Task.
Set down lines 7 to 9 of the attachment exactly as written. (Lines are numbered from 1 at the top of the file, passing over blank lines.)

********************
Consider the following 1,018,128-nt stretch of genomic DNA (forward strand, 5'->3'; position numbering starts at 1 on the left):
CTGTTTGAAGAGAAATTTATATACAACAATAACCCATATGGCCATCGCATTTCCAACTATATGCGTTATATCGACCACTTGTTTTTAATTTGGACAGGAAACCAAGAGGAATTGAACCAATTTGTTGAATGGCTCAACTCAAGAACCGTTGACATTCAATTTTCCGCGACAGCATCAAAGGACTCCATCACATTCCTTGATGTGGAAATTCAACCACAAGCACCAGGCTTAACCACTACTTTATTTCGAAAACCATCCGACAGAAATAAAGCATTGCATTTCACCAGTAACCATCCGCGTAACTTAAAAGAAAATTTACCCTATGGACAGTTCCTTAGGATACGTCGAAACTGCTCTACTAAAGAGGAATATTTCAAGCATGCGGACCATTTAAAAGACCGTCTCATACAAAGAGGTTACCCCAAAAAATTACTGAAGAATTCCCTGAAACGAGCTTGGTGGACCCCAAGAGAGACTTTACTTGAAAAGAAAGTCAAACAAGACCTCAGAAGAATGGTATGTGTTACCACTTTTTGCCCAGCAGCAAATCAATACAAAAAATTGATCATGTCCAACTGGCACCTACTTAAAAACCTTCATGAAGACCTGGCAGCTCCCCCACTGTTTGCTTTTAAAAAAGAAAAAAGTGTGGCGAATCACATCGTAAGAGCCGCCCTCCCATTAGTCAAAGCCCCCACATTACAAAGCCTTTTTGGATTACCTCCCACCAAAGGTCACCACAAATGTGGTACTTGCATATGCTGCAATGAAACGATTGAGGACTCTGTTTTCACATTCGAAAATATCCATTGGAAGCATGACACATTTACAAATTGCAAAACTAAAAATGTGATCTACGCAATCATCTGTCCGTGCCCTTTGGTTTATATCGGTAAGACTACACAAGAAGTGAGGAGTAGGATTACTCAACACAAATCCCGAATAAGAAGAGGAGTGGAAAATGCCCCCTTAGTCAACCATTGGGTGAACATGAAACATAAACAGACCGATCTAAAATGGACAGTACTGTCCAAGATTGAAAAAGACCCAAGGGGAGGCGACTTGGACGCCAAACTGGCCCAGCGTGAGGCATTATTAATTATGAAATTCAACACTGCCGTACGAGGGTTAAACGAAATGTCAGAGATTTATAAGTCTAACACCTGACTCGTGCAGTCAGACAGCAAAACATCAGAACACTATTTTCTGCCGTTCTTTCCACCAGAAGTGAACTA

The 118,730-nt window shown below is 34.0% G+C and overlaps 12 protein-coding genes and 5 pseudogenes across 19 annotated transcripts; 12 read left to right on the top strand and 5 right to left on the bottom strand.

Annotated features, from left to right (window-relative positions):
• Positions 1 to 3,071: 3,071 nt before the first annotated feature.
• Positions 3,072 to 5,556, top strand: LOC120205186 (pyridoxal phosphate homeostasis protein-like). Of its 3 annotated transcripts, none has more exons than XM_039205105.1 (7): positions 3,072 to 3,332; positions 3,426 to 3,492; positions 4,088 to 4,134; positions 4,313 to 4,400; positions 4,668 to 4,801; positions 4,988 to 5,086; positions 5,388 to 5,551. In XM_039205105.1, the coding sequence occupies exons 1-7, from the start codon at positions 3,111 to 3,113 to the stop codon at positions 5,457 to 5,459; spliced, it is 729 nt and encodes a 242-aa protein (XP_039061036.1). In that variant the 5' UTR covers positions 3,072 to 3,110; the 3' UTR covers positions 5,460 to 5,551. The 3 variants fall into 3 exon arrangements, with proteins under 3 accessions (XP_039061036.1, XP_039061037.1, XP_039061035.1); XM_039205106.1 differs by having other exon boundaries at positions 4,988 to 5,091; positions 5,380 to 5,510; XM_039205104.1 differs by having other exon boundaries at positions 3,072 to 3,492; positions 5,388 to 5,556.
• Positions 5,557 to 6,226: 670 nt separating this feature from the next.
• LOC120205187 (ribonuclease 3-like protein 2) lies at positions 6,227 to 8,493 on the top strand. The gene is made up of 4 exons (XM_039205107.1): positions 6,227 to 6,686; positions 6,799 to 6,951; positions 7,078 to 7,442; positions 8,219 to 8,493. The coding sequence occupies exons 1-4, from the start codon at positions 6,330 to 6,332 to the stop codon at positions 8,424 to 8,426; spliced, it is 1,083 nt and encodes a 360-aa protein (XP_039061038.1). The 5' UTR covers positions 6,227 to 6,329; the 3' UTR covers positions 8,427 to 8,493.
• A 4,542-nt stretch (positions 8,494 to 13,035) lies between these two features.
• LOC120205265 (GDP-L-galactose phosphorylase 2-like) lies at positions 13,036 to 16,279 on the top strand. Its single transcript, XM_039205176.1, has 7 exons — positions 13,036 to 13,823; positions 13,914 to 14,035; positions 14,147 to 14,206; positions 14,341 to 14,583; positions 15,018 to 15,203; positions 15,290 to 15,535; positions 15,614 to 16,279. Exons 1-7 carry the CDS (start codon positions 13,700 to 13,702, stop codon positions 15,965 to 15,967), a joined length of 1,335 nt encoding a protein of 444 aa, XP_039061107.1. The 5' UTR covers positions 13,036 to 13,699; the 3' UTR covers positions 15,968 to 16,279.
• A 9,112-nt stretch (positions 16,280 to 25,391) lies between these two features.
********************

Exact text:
• Positions 5,557 to 6,226: 670 nt separating this feature from the next.
• LOC120205187 (ribonuclease 3-like protein 2) lies at positions 6,227 to 8,493 on the top strand. The gene is made up of 4 exons (XM_039205107.1): positions 6,227 to 6,686; positions 6,799 to 6,951; positions 7,078 to 7,442; positions 8,219 to 8,493. The coding sequence occupies exons 1-4, from the start codon at positions 6,330 to 6,332 to the stop codon at positions 8,424 to 8,426; spliced, it is 1,083 nt and encodes a 360-aa protein (XP_039061038.1). The 5' UTR covers positions 6,227 to 6,329; the 3' UTR covers positions 8,427 to 8,493.
• A 4,542-nt stretch (positions 8,494 to 13,035) lies between these two features.